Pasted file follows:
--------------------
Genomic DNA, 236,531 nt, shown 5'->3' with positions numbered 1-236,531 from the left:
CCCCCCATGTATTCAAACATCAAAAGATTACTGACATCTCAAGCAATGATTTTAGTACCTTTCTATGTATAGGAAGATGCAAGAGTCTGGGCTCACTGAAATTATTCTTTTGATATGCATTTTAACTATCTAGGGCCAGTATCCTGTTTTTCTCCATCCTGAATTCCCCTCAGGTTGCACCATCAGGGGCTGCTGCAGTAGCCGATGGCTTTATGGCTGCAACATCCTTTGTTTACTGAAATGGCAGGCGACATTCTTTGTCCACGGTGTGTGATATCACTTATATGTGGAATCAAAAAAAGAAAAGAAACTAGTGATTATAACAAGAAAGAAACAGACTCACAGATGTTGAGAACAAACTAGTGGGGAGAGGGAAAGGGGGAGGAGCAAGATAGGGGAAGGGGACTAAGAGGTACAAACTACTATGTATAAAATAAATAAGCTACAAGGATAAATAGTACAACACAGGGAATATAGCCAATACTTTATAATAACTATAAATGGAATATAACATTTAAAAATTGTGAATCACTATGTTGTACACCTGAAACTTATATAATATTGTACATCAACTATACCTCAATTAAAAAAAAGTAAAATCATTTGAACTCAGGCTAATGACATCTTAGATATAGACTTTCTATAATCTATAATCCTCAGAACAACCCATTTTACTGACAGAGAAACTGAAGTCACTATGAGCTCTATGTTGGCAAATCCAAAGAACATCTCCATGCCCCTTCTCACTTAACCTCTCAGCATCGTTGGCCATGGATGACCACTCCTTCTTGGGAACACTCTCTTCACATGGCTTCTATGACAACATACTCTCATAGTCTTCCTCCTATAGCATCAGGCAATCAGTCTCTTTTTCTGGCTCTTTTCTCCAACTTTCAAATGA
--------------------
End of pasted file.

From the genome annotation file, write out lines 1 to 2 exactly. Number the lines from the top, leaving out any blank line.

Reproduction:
Genomic DNA, 236,531 nt, shown 5'->3' with positions numbered 1-236,531 from the left:
CCCCCCATGTATTCAAACATCAAAAGATTACTGACATCTCAAGCAATGATTTTAGTACCTTTCTATGTATAGGAAGATGCAAGAGTCTGGGCTCACTGAAATTATTCTTTTGATATGCATTTTAACTATCTAGGGCCAGTATCCTGTTTTTCTCCATCCTGAATTCCCCTCAGGTTGCACCATCAGGGGCTGCTGCAGTAGCCGATGGCTTTATGGCTGCAACATCCTTTGTTTACTGAAATGGCAGGCGACATTCTTTGTCCACGGTGTGTGATATCACTTATATGTGGAATCAAAAAAAGAAAAGAAACTAGTGATTATAACAAGAAAGAAACAGACTCACAGATGTTGAGAACAAACTAGTGGGGAGAGGGAAAGGGGGAGGAGCAAGATAGGGGAAGGGGACTAAGAGGTACAAACTACTATGTATAAAATAAATAAGCTACAAGGATAAATAGTACAACACAGGGAATATAGCCAATACTTTATAATAACTATAAATGGAATATAACATTTAAAAATTGTGAATCACTATGTTGTACACCTGAAACTTATATAATATTGTACATCAACTATACCTCAATTAAAAAAAAGTAAAATCATTTGAACTCAGGCTAATGACATCTTAGATATAGACTTTCTATAATCTATAATCCTCAGAACAACCCATTTTACTGACAGAGAAACTGAAGTCACTATGAGCTCTATGTTGGCAAATCCAAAGAACATCTCCATGCCCCTTCTCACTTAACCTCTCAGCATCGTTGGCCATGGATGACCACTCCTTCTTGGGAACACTCTCTTCACATGGCTTCTATGACAACATACTCTCATAGTCTTCCTCCTATAGCATCAGGCAATCAGTCTCTTTTTCTGGCTCTTTTCTCCAACTTTCAAATGA